Chart performance[edit]

Weekly singles charts[edit]

Chart (1977) Peak
Canada RPM Top Singles [9] 54
Canada RPM Adult Contemporary [8] 2
U.S. Billboard Hot 100 [10] 44
U.S. Billboard Adult Contemporary 4

Tony Christie featuring Peter Kay version[edit]

"(Is This the Way to) Amarillo"
(Is This the Way to) Amarillo.jpg
Single by Tony Christie featuring Peter Kay
from the album Is This the Way to Amarillo
ReleasedMarch 14, 2005
FormatDigital download, CD, DVD
GenrePop, schlager
Songwriter(s)Neil Sedaka, Howard Greenfield
Producer(s)Tony Christie
Peter Kay singles chronology
"(Is This the Way to) Amarillo"
"I'm Gonna Be (500 Miles)"

In 2002, Tony Christie's version was used in the Channel 4 sitcom Phoenix Nights. The song was then re-released on March 14, 2005 to raise money for Comic Relief. The video features Peter Kay, Tony Christie and other celebrities, including William Roache, Anne Kirkbride, Jim Bowen, Ronnie Corbett, Michael Parkinson and Geoffrey Hayes.

Music video[edit]

In the accompanying video, Peter Kay mimed the song accompanied by various celebrities including Brian May, Roger Taylor, Shakin' Stevens, Shaun Ryder, Bez, Paddy McGuinness, Michael Parkinson, Heather Mills, Danny Baker, Ronnie Corbett, Mr Blobby, Jimmy Savile, Jim Bowen, look-alikes of Mahatma Gandhi and Cliff Richard (the same lookalike is used in the Phoenix Nights spin off Max and Paddy's Road to Nowhere), William Roache, Anne Kirkbride, Sally Lindsay, Bernie Clifton, Keith Harris and Orville the Duck, Sooty, Sweep, Geoffrey Hayes and Bungle, Emu, as well as Tony Christie himself.

Within the first few cameos, Max and Paddy from Peter Kay's Phoenix Nights and its spin-off appear together, arguing and eventually fighting in the Granada studios' corridor. This is one of many appearances of characters from Kay's TV series, including Paddy's tennis playing cell mate Cliff from Max and Paddy's Road to Nowhere, and both a football team for people with dwarfism and Brian Potter from Phoenix Nights. The video consists almost entirely of Kay walking towards the camera flanked by different pairings of the celebrities, in front of increasingly bizarre and unlikely backgrounds.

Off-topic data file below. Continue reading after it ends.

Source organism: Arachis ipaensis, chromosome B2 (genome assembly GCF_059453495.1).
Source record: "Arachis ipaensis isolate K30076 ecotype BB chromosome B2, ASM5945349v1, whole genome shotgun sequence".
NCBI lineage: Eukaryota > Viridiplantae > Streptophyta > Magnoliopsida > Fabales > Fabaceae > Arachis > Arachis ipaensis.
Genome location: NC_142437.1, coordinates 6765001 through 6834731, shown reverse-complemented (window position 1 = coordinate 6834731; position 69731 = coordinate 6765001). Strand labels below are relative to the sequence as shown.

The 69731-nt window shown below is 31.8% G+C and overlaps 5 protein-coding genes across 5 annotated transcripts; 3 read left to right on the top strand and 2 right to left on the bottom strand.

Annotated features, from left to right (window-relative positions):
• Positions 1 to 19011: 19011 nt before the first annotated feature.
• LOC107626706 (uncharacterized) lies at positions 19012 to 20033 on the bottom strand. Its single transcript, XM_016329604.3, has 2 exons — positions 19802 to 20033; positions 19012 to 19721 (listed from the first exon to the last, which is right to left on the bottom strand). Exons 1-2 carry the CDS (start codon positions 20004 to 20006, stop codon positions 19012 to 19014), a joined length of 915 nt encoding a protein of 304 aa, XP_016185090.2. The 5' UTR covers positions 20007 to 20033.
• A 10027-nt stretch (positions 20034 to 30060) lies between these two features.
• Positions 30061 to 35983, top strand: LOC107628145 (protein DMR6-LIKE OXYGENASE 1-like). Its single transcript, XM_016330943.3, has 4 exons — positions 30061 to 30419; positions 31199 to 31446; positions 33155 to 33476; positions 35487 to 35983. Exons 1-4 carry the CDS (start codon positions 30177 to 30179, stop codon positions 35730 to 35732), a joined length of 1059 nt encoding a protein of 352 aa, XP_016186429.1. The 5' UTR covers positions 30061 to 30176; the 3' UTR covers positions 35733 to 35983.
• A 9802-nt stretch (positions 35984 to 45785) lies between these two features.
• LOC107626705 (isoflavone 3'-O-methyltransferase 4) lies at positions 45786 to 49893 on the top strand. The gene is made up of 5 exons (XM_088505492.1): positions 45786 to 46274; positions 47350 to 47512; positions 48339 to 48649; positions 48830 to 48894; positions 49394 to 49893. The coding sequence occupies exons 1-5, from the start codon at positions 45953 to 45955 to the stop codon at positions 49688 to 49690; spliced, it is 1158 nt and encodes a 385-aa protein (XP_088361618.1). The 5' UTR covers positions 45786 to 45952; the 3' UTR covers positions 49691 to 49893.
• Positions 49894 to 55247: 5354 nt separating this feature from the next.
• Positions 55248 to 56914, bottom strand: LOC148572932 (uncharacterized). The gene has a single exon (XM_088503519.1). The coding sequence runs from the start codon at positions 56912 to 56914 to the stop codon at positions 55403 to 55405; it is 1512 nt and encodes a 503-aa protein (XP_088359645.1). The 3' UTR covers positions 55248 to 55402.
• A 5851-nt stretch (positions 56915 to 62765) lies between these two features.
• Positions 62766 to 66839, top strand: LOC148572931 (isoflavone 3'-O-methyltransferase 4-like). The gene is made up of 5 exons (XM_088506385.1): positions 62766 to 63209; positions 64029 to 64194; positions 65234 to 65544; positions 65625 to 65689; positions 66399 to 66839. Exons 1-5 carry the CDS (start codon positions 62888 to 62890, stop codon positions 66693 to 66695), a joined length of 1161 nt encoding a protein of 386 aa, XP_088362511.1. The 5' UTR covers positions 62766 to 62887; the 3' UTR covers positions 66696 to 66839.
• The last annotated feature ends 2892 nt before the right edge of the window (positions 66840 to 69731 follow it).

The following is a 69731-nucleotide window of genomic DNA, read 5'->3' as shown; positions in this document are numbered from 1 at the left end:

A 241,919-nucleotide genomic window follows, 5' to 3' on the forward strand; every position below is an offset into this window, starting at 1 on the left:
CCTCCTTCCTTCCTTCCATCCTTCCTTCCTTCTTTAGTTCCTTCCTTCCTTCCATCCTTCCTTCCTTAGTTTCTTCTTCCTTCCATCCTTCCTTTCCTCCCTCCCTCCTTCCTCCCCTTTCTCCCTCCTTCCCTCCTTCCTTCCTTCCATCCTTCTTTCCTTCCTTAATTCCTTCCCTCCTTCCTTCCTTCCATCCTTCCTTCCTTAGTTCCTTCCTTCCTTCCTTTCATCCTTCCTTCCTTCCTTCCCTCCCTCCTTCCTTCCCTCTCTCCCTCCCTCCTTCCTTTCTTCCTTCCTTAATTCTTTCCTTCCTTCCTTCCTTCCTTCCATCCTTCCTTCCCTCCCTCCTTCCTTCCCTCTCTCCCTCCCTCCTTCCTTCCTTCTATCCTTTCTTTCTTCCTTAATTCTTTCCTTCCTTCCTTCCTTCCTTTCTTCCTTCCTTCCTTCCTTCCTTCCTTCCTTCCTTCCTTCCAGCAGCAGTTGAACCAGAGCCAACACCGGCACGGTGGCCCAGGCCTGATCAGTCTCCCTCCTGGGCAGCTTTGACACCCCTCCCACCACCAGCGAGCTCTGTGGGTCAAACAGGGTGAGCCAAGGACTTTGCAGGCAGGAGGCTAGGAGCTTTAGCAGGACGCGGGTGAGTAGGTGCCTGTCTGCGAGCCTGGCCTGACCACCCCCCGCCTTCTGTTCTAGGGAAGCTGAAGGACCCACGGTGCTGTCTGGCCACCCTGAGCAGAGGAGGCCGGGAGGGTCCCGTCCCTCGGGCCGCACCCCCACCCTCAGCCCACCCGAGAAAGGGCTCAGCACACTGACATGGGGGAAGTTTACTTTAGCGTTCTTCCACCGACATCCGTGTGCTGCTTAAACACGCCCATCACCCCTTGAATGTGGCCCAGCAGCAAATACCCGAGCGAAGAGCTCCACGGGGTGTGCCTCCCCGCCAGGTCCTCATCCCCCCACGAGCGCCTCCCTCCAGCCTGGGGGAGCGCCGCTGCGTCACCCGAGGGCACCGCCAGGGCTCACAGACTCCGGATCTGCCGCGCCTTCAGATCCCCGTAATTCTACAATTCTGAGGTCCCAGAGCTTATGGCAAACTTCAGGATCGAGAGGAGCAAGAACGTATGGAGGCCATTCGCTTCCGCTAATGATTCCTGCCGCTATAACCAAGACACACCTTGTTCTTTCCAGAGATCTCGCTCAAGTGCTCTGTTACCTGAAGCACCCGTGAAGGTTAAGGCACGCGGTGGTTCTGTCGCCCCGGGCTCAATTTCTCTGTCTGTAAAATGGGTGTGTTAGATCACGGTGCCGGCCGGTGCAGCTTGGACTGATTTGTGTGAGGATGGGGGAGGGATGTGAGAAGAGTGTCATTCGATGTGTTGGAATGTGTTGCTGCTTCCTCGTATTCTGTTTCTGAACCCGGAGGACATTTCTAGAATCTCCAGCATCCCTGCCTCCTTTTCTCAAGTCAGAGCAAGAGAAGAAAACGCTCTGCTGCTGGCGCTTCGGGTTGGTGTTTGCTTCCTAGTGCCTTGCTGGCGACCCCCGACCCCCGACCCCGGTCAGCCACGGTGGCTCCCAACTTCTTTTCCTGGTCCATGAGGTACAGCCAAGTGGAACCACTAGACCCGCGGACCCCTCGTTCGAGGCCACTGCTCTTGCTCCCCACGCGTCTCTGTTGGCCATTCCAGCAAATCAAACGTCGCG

From 2012 onwards any repeat airing of the music video on television is now a new re-edited version which takes out the appearance of Jimmy Savile. In October 2012, revelations emerged which revealed that Savile was one of the worst paedophile sex abusers in Britain, and so his appearance in the video which helped raised funds for disadvantaged children in Africa and Britain had to be edited out for future broadcasts. The re-edited version is mainly the same as the original except the short 15 second scene with Savile who joined Peter Kay and actress Sally Lindsay is now re-edited to show Sally and Peter only, with a slowed down and repeated showing of Sally on her own next to Peter to fill the gap left by the absence of Savile, thus eliminating Savile from the 15 second section. The original version remains on YouTube.

Chart performance[edit]

This time around, the song peaked at number one on the UK Singles Chart,[11] and remained there for seven weeks[12] before finally being knocked off by "Lonely" by Akon.[13] It went on to become the UK's best-selling single of 2005.[14] During its success, the song was credited in chart rundowns and other media appearances to "Tony Christie featuring Peter Kay". However, Kay does not appear on the record, since it is a re-issue of the original version and not a re-recording.[citation needed]